Home M3AAWG Blog Pioneers of M3AAWG: Chris Roosenraad, M3AAWG Chairperson Emeritus
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M3AAWG is exploring the historical journey that has shaped our organization for two decades. Each month in 2024, the pioneers of M3AAWG will appear in this blog to share our collective story. These are the trailblazers, the innovators, and the champions for action in the fight against online abuse. 

This month’s interview is with Chris Roosenraad. He served as M3AAWG’s Board of Directors Chairperson for three years, as well as Vice Chairman, and Chair of the Technical Committee, Program Committee, and Public Policy Committee. (He’s still a bit annoyed that he missed out on the trifecta by not becoming the Collaboration Committee chair.) After serving three terms as M3AAWG Chairperson, Chris Roosenraad maintains an active role in the organization as Chairperson Emeritus.

Today, Roosenraad leads the Security, Privacy, and Trust team at GFiber, the Alphabet owned fiber to home Internet Service Provider (ISP). He has served as Chief Information Security Officer, Director of Security Products, and Customer Security and Systems Engineer at multiple companies in tech and finance.

Here is our interview with the M3AAWG pioneer, Chris Roosenraad.

How long have you been with M3AAWG?

I attended my first MAAWG event (no ‘3’ back then) in February of 2006.  At the time, there were less than 50 people in the Mark Hopkins Hotel in San Francisco.  It was an amazing experience, unlike anything I’d seen in the tech industry to date.  I came from the ISP side of the house, and watching people actively sharing best practices and ways to address common problems…it was eye opening.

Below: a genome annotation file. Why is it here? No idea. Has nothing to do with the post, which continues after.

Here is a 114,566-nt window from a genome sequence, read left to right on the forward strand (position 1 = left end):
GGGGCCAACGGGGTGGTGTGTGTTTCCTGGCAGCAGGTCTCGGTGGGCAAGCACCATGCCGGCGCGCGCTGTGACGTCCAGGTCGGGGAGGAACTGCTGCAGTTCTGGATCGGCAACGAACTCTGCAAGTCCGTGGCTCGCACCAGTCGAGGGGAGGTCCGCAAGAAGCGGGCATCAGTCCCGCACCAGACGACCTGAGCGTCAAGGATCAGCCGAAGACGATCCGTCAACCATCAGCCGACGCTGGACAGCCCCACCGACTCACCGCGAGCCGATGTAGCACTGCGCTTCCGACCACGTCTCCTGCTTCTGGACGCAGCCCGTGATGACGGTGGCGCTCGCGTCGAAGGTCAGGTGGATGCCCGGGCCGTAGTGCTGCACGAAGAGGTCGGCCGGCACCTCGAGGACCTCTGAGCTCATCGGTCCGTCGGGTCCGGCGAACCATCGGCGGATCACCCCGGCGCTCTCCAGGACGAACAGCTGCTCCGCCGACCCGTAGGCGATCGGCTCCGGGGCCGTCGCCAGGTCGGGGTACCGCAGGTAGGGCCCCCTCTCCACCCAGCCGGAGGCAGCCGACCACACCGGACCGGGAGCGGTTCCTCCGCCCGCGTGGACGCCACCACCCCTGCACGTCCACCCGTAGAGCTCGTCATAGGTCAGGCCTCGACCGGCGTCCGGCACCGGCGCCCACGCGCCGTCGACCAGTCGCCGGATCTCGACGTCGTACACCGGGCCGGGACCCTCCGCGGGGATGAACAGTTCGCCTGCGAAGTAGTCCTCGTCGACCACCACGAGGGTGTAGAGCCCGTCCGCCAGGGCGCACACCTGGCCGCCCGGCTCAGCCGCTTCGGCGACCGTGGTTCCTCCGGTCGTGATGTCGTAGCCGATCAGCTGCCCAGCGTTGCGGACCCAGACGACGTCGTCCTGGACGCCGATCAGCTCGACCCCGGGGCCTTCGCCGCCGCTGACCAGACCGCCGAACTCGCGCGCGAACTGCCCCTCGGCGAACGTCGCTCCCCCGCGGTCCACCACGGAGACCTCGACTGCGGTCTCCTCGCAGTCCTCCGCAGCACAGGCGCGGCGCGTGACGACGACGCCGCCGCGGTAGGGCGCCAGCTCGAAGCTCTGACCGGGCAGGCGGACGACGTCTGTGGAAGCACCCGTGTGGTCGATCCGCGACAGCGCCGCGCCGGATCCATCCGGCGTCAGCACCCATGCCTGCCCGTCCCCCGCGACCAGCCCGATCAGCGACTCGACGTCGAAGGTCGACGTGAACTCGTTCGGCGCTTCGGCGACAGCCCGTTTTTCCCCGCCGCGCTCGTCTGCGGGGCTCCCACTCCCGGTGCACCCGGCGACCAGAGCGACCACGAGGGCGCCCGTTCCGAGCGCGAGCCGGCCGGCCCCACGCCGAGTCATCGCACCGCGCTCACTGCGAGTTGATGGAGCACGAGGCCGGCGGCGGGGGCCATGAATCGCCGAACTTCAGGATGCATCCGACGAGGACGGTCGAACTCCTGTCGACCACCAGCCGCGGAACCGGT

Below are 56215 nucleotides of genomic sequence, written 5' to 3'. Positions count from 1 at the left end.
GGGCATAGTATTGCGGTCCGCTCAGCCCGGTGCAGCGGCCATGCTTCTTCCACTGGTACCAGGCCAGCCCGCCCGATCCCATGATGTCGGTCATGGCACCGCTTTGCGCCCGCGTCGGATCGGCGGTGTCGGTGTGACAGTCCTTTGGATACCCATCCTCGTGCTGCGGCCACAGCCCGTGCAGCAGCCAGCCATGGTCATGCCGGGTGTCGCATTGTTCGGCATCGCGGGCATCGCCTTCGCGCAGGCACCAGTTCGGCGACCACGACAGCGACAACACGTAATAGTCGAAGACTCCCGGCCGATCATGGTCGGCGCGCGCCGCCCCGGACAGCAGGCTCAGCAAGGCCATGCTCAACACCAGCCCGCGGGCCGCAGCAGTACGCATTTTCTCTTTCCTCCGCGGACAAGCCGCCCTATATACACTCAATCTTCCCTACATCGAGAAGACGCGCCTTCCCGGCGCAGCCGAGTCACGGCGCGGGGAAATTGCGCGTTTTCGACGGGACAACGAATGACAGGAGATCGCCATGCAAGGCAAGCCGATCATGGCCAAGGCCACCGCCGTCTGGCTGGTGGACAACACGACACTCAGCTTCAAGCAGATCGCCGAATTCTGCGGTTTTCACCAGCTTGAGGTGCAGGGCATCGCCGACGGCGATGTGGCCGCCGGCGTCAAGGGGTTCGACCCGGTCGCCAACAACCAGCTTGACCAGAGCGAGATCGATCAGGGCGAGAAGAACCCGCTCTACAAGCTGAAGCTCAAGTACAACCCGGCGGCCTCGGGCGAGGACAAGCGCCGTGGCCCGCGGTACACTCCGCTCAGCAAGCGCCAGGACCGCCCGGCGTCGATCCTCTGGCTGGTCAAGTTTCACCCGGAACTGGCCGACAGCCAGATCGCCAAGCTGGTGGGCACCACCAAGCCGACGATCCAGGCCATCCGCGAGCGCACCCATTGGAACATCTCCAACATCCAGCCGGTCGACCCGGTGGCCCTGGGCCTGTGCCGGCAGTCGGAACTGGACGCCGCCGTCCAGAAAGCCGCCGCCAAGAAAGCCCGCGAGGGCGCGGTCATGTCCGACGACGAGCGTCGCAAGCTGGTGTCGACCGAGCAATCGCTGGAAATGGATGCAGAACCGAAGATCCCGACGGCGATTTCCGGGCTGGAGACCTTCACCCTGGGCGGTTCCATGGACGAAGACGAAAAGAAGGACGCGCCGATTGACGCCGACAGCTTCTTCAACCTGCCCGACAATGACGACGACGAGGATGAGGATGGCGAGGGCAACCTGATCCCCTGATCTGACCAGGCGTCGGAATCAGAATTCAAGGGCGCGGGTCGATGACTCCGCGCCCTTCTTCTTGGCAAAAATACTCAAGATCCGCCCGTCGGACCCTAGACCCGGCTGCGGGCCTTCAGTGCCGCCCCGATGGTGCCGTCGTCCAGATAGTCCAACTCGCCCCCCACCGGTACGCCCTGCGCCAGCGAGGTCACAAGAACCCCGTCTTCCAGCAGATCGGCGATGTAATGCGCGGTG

What inspired you to engage and contribute to M3AAWG?

The community, mostly meaning the people.  Many of the people I met at those first meetings are close friends I have to this day.  Their dedication, their enthusiasm, it was infectious.  I felt almost an obligation to get more and more involved.

You have to remember, I was coming from a large US cable operator.  The idea of participating in such an organization, working with others, was almost totally foreign to me.  In hindsight, my work colleagues who participated in the American Registry for Internet Numbers (ARIN) or the Internet Engineering Task Force (IETF) may have had something similar…but they were smart enough to keep that on the down-low.  I raved about MAAWG to everyone…got a lot of flack for that.  Which in some ways inspired me to engage more.

What would you say M3AAWG’s most important contribution to the industry has been over the past 20 years?

There are several things that come to mind, ranging from technical standards to best practices to notable achievements…but in the end, it all comes back to the M3AAWG community.  M3AAWG built a place where passionate individuals could get together and work to keep this weird concept of Internet communications alive.

And have no doubt, back then Internet communications surviving was no sure thing.  There was a real sense that email simply couldn’t survive the explosion of spam.  That perhaps we needed to move on to more closed communication systems.  The large players at the time (AOL, Yahoo, etc.) were being pushed hard to wall themselves off to protect their users.

M3AAWG was arguably one of the final rolls of the dice to keep it working.  And because of that, people attending threw themselves into building something of value.  People were there to get work done, to make things better, to learn, to grow, and to fix the Internet.  As a result, there was an immediate sense of trust and belief in each other.  People were more willing to listen, which enabled more breakthroughs, more success, which created a positive feedback loop that has continued to this day.

What would you consider to be the biggest change in M3AAWG from its early days to now?

There are many tangible things you can point to:  More attendees, bigger budgets, better organization, nicer conference spaces.